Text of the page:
Monday, 14 April 2014

breastfeeding - the gush

Just when I thought I'd cracked the colostrum, the baby had to re-learn everything when the milk came in as the density of my boobs and feel of the nipple changed. It was an incredibly difficult night, for hours no matter what I did, he could not latch.

The feeling of not being able to feed your baby, when you can see they are hungry is awful and incredibly frustrating. It tests your limits. I think Adi was ready to crack and if we'd had formula in the house we'd definitely have used it, but I'm so glad we persevered. I rang the F.A.B. helpline and they reassured me that I was doing everything I could and it was probably the tongue tie, which made Adi and I consider snipping it ourselves! 

In the end Adi was able to take the baby and calm him while I used a hand express pump (invaluable) to express some of the milk, which helped to soften them as they were rock solid, and get the flow going. I also had a sleep which gave me the energy to try again. When I did Hugo latched on straight away and fed well. To help me and Hugo, I was very conscious to remain calm and keep my heartbeat steady even when he was struggling and I was exhausted. Having the support of a partner was invaluable, as he simply wouldn't have settled had I not been able to pass him over away from the smell of milk at times.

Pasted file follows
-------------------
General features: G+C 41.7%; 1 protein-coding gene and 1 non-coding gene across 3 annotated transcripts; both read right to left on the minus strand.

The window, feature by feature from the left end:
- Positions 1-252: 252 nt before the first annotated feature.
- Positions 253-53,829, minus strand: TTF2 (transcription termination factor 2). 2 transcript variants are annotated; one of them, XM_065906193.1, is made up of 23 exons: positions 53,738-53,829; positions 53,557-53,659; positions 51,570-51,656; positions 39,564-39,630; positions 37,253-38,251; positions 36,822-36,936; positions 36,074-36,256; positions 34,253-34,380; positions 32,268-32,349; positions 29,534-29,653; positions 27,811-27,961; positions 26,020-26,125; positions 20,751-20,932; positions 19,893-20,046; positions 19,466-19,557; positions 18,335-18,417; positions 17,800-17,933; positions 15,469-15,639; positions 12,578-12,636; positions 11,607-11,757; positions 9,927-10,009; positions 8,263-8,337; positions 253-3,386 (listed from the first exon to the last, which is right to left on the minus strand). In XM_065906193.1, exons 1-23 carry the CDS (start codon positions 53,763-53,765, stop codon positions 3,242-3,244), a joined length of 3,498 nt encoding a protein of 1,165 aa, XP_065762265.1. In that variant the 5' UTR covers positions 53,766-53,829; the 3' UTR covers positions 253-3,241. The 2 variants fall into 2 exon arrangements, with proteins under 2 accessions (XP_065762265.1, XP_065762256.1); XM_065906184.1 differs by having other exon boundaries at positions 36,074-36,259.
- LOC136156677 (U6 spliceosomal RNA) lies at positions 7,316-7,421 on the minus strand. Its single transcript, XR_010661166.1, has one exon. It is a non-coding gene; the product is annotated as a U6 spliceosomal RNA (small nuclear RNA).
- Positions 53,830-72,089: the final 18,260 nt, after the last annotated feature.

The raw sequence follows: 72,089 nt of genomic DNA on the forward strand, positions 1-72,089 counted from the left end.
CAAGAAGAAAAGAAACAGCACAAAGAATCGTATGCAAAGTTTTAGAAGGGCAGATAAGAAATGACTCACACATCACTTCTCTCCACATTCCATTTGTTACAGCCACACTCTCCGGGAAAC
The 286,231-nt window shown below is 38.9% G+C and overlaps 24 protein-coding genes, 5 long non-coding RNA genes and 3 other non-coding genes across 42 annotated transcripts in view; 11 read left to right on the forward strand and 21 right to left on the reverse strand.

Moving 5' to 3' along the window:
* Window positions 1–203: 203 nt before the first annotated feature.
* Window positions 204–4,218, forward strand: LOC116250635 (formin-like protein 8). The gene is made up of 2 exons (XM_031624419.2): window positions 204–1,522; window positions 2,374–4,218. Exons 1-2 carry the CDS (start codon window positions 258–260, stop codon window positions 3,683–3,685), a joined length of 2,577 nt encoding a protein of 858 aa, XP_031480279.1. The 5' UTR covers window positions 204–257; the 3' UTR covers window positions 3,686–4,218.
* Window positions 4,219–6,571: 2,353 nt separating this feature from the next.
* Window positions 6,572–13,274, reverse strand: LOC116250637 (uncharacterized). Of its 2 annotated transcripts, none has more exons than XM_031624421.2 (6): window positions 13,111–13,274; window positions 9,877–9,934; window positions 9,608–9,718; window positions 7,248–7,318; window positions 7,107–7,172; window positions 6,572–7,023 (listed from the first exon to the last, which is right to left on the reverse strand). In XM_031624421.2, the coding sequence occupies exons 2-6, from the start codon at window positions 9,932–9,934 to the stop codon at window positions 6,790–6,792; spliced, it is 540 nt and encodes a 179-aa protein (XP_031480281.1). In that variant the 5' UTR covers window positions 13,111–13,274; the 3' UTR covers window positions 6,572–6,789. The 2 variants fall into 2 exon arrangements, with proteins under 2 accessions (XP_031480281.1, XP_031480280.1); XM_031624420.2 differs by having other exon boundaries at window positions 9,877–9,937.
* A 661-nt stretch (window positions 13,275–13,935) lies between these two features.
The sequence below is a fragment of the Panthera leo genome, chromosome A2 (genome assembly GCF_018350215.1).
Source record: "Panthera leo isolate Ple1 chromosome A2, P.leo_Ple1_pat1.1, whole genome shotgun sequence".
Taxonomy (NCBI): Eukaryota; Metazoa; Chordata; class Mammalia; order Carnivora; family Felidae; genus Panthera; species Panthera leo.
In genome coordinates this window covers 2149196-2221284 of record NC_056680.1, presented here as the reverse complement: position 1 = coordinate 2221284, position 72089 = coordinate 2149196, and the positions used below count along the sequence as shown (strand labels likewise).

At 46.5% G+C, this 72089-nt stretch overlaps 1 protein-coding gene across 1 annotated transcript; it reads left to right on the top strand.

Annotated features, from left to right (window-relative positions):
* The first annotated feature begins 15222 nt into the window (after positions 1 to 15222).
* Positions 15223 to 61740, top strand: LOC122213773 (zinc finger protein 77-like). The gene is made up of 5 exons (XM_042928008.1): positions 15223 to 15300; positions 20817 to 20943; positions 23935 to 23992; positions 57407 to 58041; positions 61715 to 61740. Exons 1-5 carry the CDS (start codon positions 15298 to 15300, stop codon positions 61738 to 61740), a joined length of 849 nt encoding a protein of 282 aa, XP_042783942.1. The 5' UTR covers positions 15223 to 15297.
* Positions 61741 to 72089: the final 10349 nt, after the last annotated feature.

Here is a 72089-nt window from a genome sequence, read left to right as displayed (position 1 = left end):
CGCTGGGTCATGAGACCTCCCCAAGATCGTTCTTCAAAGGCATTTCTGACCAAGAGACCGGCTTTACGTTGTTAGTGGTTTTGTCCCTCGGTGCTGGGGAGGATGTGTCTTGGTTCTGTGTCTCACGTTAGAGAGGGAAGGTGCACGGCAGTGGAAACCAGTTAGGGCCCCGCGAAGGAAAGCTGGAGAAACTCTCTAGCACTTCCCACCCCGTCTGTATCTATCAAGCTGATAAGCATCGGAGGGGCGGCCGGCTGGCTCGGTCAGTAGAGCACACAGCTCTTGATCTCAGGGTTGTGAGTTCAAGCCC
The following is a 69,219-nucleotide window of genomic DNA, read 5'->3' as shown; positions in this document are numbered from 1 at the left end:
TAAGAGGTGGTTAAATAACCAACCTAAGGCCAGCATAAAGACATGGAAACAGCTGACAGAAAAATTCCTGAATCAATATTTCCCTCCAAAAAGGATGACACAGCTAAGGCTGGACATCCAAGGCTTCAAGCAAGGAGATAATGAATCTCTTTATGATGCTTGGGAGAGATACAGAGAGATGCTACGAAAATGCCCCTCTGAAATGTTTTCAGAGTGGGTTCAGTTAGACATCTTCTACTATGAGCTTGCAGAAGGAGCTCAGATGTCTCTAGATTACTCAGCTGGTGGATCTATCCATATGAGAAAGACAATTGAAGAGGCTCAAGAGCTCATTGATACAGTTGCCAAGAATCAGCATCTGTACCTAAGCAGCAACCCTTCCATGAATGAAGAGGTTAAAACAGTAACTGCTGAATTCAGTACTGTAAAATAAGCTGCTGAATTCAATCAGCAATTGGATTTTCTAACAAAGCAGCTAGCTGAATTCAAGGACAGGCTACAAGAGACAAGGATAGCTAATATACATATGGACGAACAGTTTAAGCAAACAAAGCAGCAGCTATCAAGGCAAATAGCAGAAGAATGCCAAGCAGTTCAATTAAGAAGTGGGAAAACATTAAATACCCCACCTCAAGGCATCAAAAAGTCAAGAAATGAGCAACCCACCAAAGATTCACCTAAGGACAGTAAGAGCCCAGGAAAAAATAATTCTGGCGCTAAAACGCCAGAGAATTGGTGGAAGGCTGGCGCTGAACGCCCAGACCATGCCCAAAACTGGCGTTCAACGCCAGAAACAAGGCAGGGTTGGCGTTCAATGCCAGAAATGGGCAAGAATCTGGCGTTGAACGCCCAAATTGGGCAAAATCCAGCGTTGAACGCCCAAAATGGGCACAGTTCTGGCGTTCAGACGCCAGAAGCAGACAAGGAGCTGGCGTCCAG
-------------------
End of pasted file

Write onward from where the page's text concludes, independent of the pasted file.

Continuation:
I kept massaging the boobs between feeds to loosen them as they were hard and lumpy, and fed little and often (on demand) which helped to establish the milk supply. This stage was the most painful, but only the pain that all women experience as their milk is 'letting down'. 

Then, just as we thought we'd cracked the milk, it would appear that my body was just teasing. The milk comes in gradually and each feed is different from the one before. Suddenly my boobs were less hard and lumpy and just huge and soft, full of milk which was leaking everywhere! The milk flow was far too fast and too much for baby to cope with! I used the hand pump to express to help get rid of the access fluid to make it easier for Hugo.  For a good few feeds we seemed to have cracked it with me expressing a little before if I felt the boob needed releasing.

Finally, the milk flow settled and he got used to feeding without me needing to express before. By the end of the first week I was still taking it a feed at a time, but he was latching well and the milk supply had settled. 

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